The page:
A petitioner who pleads guilty has an especially high burden in establishing an ineffective assistance claim. As the Supreme Court of the United States explained, “[t]he plea process brings to the criminal justice system a stability and a certainty that must not be undermined by the prospect of collateral challenges in cases . . . where witnesses and evidence were not presented in the first place.” Premo v. Moore, 562 U.S. 115, 132 (2011). Thus, a petitioner alleging ineffective assistance in the context of a guilty plea must meet a “substantial burden . . . to avoid the plea[.]” Id.

         Petitioner argues that his counsel's performance was objectively unreasonable because counsel failed to conduct adequate factual and legal investigations to discover the defenses of prosecutorial misconduct, entrapment, racial profiling, and selective prosecution and failed to inform Petitioner of those defenses, which were “successful in obtaining relief” for his co-defendants. (ECF No. 41, at 2). Petitioner argues that he “was prejudiced as a result of his counsel's errors because had he been advised . . . he too would have insisted on going to trial and thereby would have obtained the same exact relief as his co-defendants.” (Id.). First, the defenses of prosecutorial misconduct, entrapment, racial profiling, and selective prosecution were not successful in obtaining relief for his co-defendants. Petitioner's co-defendants were found guilty of all charges and sentenced to longer terms of imprisonment than Petitioner. United States v. Hare, 820 F.3d 93, 97 (4th Cir. 2016). Moreover, Petitioner was not prejudiced by pleading guilty because it was not objectively reasonable in light of the circumstances to proceed to trial. If Petitioner had insisted on proceeding to trial, he would have been charged with four charges rather than just the two to which he pleaded guilty. The evidence against Petitioner was overwhelming on all four charges and Petitioner was the lead member of the conspiracy, recruiting his co-defendants to commit the robbery of the purported drug stash house. Hare, 820 F.3d at 95-96. Had the jury been presented with this and other evidence of Petitioner's guilt, it almost certainly would have found Petitioner guilty on all charges along with the rest of his co-defendants. Thus, Petitioner would have faced a sentence for a much longer term of imprisonment than what he received. “Pleading guilty generally involves a conscious decision to accept both the benefits and burdens of a bargain. That decision may not be lightly undone by buyer's remorse on the part of one who has reaped advantage from the purchase.” Fugit, 703 F.3d at 260. Petitioner cannot show that proceeding to trial would have been rational under the circumstances and thus his ineffective assistance claim fails for lack of prejudice.[1]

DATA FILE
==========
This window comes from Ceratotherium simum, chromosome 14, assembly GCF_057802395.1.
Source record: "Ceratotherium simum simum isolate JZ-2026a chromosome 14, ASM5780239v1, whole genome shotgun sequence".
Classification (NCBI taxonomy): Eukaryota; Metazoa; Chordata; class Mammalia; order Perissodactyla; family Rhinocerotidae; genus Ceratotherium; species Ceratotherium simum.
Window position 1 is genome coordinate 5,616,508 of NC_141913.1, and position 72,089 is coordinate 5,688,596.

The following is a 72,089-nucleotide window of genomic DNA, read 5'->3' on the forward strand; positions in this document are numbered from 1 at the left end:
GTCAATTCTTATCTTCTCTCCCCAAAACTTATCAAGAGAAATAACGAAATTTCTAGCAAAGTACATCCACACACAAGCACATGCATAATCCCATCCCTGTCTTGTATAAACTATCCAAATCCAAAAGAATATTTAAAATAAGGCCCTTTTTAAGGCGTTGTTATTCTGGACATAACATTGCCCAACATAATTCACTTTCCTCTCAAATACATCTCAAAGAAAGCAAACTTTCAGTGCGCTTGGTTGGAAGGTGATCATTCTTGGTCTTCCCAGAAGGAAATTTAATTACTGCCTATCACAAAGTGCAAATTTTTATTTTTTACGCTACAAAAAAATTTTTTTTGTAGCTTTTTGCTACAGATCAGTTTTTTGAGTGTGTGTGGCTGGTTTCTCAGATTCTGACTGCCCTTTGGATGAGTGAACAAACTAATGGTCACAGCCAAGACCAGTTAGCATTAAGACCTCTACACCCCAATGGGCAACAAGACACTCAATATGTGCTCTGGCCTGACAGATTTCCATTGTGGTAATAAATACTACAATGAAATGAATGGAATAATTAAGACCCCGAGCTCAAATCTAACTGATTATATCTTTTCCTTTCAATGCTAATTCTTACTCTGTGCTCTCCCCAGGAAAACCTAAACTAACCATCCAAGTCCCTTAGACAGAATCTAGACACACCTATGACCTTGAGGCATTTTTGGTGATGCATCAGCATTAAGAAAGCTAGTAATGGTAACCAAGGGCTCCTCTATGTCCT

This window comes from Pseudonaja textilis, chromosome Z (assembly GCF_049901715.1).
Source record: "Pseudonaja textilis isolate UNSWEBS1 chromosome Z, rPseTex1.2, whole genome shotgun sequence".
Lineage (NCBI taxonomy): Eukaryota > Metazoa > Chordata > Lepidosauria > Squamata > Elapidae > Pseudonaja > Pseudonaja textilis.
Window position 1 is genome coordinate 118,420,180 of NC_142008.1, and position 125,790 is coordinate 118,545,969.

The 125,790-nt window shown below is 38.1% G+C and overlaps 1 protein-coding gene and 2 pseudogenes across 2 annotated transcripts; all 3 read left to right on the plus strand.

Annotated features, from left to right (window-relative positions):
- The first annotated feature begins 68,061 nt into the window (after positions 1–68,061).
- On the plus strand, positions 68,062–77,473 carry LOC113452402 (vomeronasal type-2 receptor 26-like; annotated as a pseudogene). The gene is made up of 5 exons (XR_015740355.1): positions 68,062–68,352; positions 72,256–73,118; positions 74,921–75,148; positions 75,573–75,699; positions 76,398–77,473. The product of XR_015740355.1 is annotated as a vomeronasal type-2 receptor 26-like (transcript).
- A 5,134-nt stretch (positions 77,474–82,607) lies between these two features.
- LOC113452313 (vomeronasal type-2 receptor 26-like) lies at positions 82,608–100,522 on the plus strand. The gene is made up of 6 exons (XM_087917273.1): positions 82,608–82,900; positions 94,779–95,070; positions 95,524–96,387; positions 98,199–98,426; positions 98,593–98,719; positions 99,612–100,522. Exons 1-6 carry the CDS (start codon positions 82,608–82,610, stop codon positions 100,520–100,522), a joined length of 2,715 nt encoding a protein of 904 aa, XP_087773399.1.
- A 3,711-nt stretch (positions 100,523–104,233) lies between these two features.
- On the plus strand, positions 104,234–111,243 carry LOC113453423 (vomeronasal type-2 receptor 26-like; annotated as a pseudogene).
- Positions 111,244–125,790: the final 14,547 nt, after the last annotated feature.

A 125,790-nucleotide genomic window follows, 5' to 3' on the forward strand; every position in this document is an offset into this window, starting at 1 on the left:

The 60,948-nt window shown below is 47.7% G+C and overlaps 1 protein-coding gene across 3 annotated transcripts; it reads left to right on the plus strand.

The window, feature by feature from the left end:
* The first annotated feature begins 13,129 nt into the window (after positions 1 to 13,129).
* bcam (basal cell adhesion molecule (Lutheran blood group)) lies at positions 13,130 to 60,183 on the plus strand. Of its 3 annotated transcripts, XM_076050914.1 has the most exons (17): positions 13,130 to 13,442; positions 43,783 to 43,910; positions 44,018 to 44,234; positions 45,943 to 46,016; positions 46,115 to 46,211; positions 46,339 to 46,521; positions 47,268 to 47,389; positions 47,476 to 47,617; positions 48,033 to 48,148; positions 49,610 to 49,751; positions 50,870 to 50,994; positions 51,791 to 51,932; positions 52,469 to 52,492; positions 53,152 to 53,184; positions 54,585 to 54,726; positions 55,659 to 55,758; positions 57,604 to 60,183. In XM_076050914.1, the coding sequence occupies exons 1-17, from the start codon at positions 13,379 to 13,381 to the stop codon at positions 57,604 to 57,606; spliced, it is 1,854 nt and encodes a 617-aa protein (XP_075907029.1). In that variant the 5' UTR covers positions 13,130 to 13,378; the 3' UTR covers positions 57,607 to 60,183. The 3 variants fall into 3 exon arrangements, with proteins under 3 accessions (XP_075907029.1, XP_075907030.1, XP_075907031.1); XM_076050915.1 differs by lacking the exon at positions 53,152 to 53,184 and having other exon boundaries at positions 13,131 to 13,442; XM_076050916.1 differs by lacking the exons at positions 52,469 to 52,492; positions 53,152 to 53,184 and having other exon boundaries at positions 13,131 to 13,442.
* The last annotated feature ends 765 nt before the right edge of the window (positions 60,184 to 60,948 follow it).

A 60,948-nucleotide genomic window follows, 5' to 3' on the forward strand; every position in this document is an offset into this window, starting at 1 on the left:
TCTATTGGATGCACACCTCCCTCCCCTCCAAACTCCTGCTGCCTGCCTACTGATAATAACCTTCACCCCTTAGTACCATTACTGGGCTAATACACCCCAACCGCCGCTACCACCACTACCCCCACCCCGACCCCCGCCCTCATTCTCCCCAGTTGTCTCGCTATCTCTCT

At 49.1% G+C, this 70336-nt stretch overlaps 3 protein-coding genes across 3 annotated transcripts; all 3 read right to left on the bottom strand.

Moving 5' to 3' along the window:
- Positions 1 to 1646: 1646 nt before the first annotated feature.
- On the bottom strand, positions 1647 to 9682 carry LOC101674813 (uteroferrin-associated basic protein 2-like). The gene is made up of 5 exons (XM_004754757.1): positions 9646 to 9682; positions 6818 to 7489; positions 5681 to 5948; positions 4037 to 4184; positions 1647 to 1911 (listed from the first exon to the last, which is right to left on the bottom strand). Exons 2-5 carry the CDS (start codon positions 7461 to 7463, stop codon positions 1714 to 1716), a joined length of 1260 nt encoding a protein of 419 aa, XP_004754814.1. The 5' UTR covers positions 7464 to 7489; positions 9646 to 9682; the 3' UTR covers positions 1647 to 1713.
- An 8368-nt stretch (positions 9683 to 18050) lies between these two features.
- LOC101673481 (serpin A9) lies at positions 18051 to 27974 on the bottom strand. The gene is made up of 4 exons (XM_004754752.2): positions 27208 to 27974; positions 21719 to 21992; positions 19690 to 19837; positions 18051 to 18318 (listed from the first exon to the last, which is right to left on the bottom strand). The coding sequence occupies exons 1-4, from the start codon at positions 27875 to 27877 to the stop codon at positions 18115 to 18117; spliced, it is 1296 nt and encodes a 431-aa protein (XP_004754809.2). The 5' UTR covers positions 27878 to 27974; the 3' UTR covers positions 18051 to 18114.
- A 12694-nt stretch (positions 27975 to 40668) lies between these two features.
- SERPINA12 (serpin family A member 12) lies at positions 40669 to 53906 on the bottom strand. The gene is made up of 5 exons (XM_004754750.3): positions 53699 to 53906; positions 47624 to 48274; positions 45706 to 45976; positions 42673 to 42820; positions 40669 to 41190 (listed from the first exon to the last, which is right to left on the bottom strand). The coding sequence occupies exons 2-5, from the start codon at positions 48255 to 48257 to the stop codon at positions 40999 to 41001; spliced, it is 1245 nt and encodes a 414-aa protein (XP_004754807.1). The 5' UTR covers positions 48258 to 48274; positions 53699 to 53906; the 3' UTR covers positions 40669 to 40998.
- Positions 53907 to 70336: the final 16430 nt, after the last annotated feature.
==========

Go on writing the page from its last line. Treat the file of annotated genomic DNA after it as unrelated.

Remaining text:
B. Sentencing Disparity

         Petitioner next argues that the sentence he received for Count 1 was disproportionate to that which his co-defendants received. (ECF No. 41, at 2-3). Petitioner argues that counsel was ineffective for not raising the issue of sentencing ...